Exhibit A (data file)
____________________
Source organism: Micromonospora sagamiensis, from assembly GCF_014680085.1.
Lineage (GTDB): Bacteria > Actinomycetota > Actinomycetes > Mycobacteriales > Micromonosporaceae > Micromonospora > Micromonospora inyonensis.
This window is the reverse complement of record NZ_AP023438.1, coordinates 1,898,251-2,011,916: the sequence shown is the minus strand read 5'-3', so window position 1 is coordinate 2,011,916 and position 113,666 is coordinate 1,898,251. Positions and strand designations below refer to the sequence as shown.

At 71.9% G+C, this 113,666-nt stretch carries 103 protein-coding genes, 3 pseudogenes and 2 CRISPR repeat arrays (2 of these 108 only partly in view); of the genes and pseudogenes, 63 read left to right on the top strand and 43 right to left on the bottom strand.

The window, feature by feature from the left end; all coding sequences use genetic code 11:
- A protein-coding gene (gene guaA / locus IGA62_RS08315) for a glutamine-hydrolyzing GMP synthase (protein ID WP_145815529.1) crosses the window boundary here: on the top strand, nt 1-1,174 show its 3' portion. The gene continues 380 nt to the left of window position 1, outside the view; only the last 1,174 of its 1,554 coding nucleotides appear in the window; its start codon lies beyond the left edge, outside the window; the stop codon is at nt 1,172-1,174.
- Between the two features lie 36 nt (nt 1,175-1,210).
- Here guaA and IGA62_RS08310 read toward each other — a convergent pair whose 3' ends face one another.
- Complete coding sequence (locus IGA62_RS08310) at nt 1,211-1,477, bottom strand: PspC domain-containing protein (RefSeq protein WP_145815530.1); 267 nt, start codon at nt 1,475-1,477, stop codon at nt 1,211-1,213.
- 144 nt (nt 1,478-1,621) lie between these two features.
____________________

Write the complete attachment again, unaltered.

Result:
Source organism: Micromonospora sagamiensis, from assembly GCF_014680085.1.
Lineage (GTDB): Bacteria > Actinomycetota > Actinomycetes > Mycobacteriales > Micromonosporaceae > Micromonospora > Micromonospora inyonensis.
This window is the reverse complement of record NZ_AP023438.1, coordinates 1,898,251-2,011,916: the sequence shown is the minus strand read 5'-3', so window position 1 is coordinate 2,011,916 and position 113,666 is coordinate 1,898,251. Positions and strand designations below refer to the sequence as shown.

At 71.9% G+C, this 113,666-nt stretch carries 103 protein-coding genes, 3 pseudogenes and 2 CRISPR repeat arrays (2 of these 108 only partly in view); of the genes and pseudogenes, 63 read left to right on the top strand and 43 right to left on the bottom strand.

The window, feature by feature from the left end; all coding sequences use genetic code 11:
- A protein-coding gene (gene guaA / locus IGA62_RS08315) for a glutamine-hydrolyzing GMP synthase (protein ID WP_145815529.1) crosses the window boundary here: on the top strand, nt 1-1,174 show its 3' portion. The gene continues 380 nt to the left of window position 1, outside the view; only the last 1,174 of its 1,554 coding nucleotides appear in the window; its start codon lies beyond the left edge, outside the window; the stop codon is at nt 1,172-1,174.
- Between the two features lie 36 nt (nt 1,175-1,210).
- Here guaA and IGA62_RS08310 read toward each other — a convergent pair whose 3' ends face one another.
- Complete coding sequence (locus IGA62_RS08310) at nt 1,211-1,477, bottom strand: PspC domain-containing protein (RefSeq protein WP_145815530.1); 267 nt, start codon at nt 1,475-1,477, stop codon at nt 1,211-1,213.
- 144 nt (nt 1,478-1,621) lie between these two features.